Welcome to the Old Dog Haven Blog: Life Lessons from Old Dogs. This article, published in Pet Connection magazine, provides a foundation for the posts that will appear in the blog. The basic premise of dogs (especially old dogs) as teachers is a theme that will run through the articles you’ll find on the blog. Sometimes specific Old Dog Haven (ODH) dogs will be featured to illustrate a concept; other blog entries will focus on practical topics of interest to people who live with older dogs; and some entries will showcase people and events directly connected to ODH. The point of the blog is to inform, educate and expand your awareness of what senior dogs offer humans in the way of life lessons. It’s all about old dogs and what we can learn from them.
When you welcome a dog into your home, you also invite him or her into your heart. When that magical bonding happens, you end up with an animal heart. This doesn’t mean that you have two hearts; it just means that your human heart is enhanced to such a degree that you now have an inner dog you can depend on for the most important insights of your life.
As humans, we tend to think of our insights as being thought-related. How shortsighted of us. We also think that our insights come with words attached to them to provide meaning and intellectual content. The problem with this concept is that it’s too limited. Thinking is an intellectual exercise that often never makes it past our brains, and because thoughts are lodged in our heads, they don’t provide impetus for emotional learning. The true epiphanies of life are those feelings that seem to come from nowhere and knock the socks off of us with their impact. Insights we feel moved to act on are those that are felt intuitively, and if you live with a dog, they’re generated by your animal heart and felt by your inner dog.
Dogs know so much more than we do about almost everything. Their knowing isn’t intellectual though, and that’s a difficulty for some people. If you’re afraid to trust your intuition, then trusting feelings that come from your inner dog won’t be easy.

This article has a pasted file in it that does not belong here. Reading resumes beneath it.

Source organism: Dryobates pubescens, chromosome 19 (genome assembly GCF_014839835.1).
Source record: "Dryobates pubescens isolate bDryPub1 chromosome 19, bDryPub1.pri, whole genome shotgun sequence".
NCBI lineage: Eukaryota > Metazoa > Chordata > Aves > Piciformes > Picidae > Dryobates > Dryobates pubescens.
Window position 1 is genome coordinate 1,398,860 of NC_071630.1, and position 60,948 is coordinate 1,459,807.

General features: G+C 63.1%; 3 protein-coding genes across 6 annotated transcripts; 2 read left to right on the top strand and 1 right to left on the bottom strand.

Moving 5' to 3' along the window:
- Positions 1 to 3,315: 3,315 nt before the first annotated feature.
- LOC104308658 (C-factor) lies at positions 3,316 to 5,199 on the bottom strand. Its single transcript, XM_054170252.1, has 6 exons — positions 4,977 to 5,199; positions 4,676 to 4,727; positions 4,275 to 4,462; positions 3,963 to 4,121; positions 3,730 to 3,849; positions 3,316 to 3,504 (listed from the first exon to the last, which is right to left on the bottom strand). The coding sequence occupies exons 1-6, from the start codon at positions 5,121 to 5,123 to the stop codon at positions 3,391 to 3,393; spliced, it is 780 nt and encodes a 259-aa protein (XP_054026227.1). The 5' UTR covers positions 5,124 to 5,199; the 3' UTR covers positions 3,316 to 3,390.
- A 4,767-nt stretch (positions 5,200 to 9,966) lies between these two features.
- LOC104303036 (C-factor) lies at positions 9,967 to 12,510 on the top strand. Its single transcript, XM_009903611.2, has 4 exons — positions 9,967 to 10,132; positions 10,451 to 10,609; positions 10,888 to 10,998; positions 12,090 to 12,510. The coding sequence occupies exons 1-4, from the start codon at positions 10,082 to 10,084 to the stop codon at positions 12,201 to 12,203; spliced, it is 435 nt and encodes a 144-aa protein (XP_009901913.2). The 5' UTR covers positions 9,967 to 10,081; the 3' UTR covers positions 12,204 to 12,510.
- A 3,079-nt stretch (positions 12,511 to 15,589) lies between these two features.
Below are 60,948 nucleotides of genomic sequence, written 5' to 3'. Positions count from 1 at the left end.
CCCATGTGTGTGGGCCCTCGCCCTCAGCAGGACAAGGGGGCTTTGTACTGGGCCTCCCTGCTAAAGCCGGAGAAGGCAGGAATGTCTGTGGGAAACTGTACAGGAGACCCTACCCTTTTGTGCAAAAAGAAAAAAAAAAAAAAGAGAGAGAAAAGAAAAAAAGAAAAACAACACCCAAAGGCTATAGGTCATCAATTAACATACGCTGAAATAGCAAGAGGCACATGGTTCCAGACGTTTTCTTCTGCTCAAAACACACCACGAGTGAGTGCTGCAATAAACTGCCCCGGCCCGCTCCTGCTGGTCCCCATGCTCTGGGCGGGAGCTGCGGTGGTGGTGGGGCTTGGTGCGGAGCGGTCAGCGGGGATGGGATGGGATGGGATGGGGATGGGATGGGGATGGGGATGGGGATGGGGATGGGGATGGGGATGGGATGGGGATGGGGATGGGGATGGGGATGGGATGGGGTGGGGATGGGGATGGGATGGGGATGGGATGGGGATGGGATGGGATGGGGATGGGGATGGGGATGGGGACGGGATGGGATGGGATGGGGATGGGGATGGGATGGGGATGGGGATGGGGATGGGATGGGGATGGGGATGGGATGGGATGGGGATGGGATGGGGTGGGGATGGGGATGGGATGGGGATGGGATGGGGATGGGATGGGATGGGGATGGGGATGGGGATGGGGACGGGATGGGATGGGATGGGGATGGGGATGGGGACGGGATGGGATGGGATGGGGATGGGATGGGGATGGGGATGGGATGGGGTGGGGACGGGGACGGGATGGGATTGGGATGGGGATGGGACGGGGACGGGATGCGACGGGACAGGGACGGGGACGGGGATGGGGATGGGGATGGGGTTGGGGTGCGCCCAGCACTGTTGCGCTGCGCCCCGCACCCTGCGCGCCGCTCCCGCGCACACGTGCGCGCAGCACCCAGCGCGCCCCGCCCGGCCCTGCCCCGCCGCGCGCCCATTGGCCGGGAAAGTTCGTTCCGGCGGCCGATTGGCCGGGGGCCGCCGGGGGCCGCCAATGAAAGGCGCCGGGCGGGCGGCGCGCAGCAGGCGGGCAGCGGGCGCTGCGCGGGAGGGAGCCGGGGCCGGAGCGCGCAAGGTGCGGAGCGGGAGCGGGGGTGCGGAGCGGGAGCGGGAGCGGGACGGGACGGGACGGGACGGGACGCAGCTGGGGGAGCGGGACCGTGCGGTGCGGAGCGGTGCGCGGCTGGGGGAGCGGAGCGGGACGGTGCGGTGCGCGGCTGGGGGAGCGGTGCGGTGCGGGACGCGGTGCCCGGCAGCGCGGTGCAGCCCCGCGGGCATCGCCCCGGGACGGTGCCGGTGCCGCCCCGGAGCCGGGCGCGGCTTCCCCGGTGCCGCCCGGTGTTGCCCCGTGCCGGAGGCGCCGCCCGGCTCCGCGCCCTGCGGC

It’s not easy because humans don’t listen very well. Our consciousness is too filled with thoughts that skid around in a kind of time warp whirlwind. We’re so busy thinking about yesterday and planning for tomorrow that what we need to do in the present is lost in a weird time shuffle. Dogs don’t do this. They live in the moment, and it’s only what happens in the moment that counts. How simple is that? Listen to your inner dog.
Another thing you can learn from your inner dog is the importance of acting on your feelings. When your animal friend needs a hug, he comes right over to you and puts his head on your knee. Simple and direct. Why can’t we let the people and animals in our lives know what we need? Too often we try to talk our way in and out of situations and then we wonder why the end result isn’t what we hoped it would be. We tend to confuse speech with intelligence. We think if we speak clearly and make our thoughts known all will be well. Dogs don’t need to talk. They communicate very well with their hearts and if we tune into our inner dog, we can do the same.
What we think we need and what we actually need are often very different. Dogs know what they need intuitively and they act on those feelings without reservation. If we listen to our inner dog, acting on those heart messages will serve us well.
Another aspect of being human that gets us into trouble is allowing fear to replace love. We fear what we don’t understand. We fear what is different. Our fear is fueled by the ego’s need to be in charge. Dogs that are loved don’t know fear. Shouldn’t that be a clue to us about how we can live without fear? If you love and are loved, there isn’t any need for fear. Listen to your inner dog.
When I watch my animal friends interact with each other and with me, I’m always reminded of the simplicity of bonding without reservation or limitation. When I listen with my heart, I hear only the sounds of a perfect union between my human heart and my animal heart.
Listen to your inner dog.
Note: Next week’s blog features Thor, an Old Dog Haven dog that teaches valuable lessons in patience and resilience.